A couple of days ago this blog covered limp tails in dogs. Among canine companions, swimming and over-wagging are common causes of strained tails.
Most cats aren’t big-time swimmers (although there are exceptions), so swimming isn’t very likely to cause tail problems in feline friends. Cats also don’t spend much time wagging their tails, so they also aren’t prone to straining their rear appendages by over-wagging.
Cats can, however, suffer from a number of syndromes that cause their ordinarily erect tails to become droopy. I was reminded of this when a cat with a limp tail came to my office a few days ago.
Feline tails are frequently injured after they are stepped on, shut in doors, or rolled over by rocking chairs. These sorts of injuries can lead to serious tail trauma (fractures or neurological damage) as well as mild bruising and pain.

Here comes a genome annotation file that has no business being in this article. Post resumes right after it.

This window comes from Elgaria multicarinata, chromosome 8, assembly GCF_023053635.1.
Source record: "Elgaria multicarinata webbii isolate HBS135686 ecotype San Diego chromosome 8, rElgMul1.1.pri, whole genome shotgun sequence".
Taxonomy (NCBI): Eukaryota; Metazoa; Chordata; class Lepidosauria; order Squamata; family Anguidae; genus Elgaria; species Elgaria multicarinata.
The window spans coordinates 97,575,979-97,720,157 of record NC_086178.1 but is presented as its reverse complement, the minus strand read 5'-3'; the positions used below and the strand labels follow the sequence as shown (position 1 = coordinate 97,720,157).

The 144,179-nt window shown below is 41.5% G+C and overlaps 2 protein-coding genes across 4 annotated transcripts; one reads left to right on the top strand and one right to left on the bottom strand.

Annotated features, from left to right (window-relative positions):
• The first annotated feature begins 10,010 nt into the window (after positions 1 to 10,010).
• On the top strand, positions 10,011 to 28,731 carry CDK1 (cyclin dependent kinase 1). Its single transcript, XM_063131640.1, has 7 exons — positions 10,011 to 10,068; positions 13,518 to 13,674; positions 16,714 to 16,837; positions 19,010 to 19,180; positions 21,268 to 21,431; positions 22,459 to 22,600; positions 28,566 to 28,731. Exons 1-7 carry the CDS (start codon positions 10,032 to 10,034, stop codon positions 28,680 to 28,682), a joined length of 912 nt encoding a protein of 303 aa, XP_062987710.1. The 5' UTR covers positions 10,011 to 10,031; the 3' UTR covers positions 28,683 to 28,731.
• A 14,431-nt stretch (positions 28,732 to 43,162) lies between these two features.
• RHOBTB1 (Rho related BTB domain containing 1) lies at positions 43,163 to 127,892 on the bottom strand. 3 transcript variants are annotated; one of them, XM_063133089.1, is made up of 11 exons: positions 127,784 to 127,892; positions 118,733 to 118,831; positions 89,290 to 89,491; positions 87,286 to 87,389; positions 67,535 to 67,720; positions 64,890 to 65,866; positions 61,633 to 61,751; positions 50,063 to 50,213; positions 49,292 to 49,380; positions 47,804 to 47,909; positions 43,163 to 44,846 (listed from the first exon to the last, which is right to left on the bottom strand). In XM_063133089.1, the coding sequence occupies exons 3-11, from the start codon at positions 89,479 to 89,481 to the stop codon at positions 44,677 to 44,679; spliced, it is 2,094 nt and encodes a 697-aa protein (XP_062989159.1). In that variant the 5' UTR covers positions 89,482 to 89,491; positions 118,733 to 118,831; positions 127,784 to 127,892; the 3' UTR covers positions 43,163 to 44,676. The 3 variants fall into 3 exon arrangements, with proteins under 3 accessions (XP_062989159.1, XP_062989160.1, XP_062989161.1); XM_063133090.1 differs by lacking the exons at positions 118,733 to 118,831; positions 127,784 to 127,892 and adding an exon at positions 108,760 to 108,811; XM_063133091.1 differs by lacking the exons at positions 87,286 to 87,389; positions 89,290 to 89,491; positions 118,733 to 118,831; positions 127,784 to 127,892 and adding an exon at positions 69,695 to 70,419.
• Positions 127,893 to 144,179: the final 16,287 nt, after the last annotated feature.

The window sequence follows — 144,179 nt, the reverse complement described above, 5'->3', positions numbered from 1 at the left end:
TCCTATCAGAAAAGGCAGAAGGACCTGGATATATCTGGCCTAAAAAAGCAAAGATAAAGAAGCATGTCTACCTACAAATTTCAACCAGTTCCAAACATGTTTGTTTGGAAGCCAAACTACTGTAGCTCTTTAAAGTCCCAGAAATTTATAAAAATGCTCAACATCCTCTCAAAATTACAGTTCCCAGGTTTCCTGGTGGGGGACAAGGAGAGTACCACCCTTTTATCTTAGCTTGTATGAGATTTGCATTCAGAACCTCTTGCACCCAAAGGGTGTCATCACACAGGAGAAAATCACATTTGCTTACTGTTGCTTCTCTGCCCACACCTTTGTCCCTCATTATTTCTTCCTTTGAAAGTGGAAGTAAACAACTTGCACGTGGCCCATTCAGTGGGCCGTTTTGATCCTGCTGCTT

Cats with access to the outdoors often get into fights with other cats. These fights can lead to skin infections known as abscesses. If an abscess begins to develop on or near the tail, the tail may go limp.
Problems with the anal glands may cause limp tails in cats. The anal glands, located (as the name implies) near the anus, may become infected or painful. This may cause the tail to become limp. An anal gland infection was the cause of the limp tail in the cat I saw the other day.
Syndromes that infrequently cause limp tails in cats include bladder infections, neurological disorders, and certain tumors.
If your cat’s tail has suddenly gone limp, your best bet is to see the vet immediately.
Photo: Karma Kitty’s tail looks healthy.
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